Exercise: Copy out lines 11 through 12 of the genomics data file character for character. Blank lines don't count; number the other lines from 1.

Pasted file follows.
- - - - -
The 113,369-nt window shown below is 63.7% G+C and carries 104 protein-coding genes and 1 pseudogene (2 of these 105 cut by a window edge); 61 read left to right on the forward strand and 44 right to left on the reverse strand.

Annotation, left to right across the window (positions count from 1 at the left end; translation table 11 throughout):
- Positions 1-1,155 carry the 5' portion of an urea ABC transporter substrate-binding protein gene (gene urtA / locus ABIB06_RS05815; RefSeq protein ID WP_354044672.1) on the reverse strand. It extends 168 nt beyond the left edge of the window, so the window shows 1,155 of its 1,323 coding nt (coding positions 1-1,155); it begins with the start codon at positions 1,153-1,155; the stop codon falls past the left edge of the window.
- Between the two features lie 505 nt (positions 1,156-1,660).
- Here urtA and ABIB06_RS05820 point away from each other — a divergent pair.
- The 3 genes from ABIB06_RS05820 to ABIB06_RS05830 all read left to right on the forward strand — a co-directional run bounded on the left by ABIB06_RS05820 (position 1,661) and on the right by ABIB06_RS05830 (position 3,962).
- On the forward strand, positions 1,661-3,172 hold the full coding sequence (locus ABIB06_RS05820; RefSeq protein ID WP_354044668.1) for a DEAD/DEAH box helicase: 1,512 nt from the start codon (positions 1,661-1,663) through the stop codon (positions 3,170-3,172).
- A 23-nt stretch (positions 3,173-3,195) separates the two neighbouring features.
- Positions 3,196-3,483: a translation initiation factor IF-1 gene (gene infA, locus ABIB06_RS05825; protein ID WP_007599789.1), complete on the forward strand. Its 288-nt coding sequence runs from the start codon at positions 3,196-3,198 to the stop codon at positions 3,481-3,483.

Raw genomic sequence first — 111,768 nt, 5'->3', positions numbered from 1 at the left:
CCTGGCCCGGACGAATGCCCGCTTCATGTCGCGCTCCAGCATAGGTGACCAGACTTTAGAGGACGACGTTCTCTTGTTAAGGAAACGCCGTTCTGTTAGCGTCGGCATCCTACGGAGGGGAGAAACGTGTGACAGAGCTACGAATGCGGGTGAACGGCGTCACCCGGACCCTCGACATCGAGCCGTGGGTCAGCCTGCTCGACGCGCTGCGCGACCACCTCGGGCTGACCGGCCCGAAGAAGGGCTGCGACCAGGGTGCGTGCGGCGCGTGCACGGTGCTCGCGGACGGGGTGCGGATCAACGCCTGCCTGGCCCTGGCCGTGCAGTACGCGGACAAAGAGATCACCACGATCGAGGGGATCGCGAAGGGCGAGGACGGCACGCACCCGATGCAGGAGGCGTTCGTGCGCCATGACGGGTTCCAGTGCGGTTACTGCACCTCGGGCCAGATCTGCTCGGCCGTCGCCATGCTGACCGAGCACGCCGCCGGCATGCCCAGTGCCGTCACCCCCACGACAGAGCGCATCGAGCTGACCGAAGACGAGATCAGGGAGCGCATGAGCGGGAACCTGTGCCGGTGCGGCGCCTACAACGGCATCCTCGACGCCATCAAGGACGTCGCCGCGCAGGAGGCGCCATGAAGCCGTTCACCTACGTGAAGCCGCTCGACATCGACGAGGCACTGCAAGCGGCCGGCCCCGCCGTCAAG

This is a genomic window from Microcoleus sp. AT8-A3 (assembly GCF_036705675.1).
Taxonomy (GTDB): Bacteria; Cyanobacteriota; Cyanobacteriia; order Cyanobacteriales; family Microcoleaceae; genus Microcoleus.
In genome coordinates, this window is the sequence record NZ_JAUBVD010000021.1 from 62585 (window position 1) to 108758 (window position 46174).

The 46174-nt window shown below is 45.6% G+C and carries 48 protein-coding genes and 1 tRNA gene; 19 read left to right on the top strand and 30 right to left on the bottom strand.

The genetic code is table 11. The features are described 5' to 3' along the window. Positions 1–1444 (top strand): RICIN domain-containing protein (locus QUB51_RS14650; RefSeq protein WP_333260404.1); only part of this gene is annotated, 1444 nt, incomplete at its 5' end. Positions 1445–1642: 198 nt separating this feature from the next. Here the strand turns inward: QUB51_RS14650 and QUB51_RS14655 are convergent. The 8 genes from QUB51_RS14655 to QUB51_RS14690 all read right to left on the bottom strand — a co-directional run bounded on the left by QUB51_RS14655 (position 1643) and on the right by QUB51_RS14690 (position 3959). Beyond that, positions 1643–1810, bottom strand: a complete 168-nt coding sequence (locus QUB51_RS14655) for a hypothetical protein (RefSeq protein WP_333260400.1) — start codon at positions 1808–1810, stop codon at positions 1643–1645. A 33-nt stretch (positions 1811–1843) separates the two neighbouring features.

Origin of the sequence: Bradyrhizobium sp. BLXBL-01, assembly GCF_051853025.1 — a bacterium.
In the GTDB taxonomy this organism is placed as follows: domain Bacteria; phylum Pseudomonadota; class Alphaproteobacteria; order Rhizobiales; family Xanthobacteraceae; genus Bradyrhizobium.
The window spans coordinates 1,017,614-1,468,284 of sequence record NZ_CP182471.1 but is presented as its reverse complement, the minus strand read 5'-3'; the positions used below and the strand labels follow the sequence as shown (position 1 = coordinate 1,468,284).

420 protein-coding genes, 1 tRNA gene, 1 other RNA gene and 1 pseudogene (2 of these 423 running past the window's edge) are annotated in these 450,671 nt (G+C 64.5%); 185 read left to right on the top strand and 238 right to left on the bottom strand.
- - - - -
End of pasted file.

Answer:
CCTGGCCCGGACGAATGCCCGCTTCATGTCGCGCTCCAGCATAGGTGACCAGACTTTAGAGGACGACGTTCTCTTGTTAAGGAAACGCCGTTCTGTTAGCGTCGGCATCCTACGGAGGGGAGAAACGTGTGACAGAGCTACGAATGCGGGTGAACGGCGTCACCCGGACCCTCGACATCGAGCCGTGGGTCAGCCTGCTCGACGCGCTGCGCGACCACCTCGGGCTGACCGGCCCGAAGAAGGGCTGCGACCAGGGTGCGTGCGGCGCGTGCACGGTGCTCGCGGACGGGGTGCGGATCAACGCCTGCCTGGCCCTGGCCGTGCAGTACGCGGACAAAGAGATCACCACGATCGAGGGGATCGCGAAGGGCGAGGACGGCACGCACCCGATGCAGGAGGCGTTCGTGCGCCATGACGGGTTCCAGTGCGGTTACTGCACCTCGGGCCAGATCTGCTCGGCCGTCGCCATGCTGACCGAGCACGCCGCCGGCATGCCCAGTGCCGTCACCCCCACGACAGAGCGCATCGAGCTGACCGAAGACGAGATCAGGGAGCGCATGAGCGGGAACCTGTGCCGGTGCGGCGCCTACAACGGCATCCTCGACGCCATCAAGGACGTCGCCGCGCAGGAGGCGCCATGAAGCCGTTCACCTACGTGAAGCCGCTCGACATCGACGAGGCACTGCAAGCGGCCGGCCCCGCCGTCAAG

This is a genomic window from Microcoleus sp. AT8-A3 (assembly GCF_036705675.1).